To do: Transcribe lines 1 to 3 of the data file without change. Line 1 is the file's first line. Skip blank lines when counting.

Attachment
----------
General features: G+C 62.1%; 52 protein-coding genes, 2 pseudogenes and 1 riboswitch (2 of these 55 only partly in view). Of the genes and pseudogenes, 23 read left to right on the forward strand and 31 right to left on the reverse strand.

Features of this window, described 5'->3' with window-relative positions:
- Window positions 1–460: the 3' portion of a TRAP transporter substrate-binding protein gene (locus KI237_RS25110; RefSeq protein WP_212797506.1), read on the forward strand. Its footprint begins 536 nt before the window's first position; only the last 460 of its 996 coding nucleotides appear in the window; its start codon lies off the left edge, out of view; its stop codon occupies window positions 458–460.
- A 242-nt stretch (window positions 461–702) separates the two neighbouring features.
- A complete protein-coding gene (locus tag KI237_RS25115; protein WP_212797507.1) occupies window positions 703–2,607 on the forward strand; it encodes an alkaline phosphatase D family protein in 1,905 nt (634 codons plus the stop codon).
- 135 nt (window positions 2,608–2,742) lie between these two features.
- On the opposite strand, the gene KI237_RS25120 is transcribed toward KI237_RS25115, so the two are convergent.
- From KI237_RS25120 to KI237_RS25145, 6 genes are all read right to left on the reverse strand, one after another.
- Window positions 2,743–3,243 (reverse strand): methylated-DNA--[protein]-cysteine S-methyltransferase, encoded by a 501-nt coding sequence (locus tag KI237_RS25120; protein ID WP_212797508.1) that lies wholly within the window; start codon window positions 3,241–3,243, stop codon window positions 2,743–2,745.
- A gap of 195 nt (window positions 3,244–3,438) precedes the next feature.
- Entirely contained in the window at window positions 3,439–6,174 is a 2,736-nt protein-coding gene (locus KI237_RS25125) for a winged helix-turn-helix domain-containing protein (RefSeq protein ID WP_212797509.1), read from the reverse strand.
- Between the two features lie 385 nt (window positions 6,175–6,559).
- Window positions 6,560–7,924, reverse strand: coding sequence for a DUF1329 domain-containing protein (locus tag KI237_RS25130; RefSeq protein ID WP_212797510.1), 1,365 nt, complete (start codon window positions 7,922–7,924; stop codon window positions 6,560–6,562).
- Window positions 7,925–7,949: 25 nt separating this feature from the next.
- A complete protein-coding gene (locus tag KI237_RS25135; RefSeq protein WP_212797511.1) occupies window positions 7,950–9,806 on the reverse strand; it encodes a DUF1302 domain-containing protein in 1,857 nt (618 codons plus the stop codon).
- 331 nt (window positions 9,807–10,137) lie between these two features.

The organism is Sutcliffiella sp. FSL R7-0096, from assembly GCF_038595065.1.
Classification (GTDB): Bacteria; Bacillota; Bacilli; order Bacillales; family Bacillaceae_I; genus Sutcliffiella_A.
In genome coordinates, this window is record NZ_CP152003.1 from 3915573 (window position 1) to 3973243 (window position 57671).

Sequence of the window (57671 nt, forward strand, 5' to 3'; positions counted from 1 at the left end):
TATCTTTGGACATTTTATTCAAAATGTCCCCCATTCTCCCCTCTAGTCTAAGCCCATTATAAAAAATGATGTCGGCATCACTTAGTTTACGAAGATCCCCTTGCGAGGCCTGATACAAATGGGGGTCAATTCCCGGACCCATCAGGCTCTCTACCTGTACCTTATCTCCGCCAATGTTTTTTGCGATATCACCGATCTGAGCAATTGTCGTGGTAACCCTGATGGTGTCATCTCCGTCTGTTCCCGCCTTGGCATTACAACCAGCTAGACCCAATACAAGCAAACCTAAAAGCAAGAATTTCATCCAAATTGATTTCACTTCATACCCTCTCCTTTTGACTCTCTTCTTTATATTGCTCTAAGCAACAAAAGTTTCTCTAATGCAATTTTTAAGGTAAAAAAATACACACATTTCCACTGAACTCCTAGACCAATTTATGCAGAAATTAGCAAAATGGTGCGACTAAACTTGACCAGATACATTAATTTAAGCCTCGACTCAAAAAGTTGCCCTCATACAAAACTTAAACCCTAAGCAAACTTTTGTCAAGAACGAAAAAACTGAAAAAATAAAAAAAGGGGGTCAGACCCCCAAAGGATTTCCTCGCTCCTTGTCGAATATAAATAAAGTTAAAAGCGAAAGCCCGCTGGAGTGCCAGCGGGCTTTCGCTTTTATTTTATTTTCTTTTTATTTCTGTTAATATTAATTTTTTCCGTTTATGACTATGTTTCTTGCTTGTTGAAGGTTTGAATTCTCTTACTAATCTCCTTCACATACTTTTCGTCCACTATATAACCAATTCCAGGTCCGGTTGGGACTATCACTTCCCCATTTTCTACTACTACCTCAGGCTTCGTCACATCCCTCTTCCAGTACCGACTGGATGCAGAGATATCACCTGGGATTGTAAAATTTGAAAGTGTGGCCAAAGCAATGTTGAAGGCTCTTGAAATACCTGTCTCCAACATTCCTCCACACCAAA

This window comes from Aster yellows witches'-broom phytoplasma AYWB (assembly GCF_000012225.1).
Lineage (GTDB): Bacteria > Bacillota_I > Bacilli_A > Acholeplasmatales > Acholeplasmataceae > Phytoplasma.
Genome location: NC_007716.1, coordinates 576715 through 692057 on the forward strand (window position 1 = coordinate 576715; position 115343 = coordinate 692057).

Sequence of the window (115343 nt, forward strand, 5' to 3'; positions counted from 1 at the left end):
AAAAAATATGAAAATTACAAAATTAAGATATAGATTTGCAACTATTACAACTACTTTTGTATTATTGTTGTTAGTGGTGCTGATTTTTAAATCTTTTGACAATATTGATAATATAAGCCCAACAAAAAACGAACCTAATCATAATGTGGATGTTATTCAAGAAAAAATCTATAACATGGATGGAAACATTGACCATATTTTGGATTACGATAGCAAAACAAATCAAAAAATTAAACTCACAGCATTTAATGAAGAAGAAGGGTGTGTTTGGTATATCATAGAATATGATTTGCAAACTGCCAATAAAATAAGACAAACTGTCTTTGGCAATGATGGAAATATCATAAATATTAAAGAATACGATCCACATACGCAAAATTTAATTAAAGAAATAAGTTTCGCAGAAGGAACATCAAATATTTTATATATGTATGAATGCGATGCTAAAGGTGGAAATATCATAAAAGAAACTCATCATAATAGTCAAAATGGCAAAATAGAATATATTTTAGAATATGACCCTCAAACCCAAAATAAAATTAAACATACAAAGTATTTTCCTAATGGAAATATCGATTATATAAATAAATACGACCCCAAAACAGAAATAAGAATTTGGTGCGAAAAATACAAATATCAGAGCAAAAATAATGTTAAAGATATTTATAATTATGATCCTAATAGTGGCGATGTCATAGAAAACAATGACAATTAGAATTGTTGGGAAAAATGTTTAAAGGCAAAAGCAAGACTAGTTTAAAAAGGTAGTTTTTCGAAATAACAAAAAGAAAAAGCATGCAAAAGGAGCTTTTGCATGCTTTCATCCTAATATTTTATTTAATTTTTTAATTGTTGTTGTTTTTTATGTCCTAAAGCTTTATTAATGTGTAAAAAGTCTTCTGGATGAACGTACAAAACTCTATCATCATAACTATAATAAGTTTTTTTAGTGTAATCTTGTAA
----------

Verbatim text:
General features: G+C 62.1%; 52 protein-coding genes, 2 pseudogenes and 1 riboswitch (2 of these 55 only partly in view). Of the genes and pseudogenes, 23 read left to right on the forward strand and 31 right to left on the reverse strand.

Features of this window, described 5'->3' with window-relative positions:
- Window positions 1–460: the 3' portion of a TRAP transporter substrate-binding protein gene (locus KI237_RS25110; RefSeq protein WP_212797506.1), read on the forward strand. Its footprint begins 536 nt before the window's first position; only the last 460 of its 996 coding nucleotides appear in the window; its start codon lies off the left edge, out of view; its stop codon occupies window positions 458–460.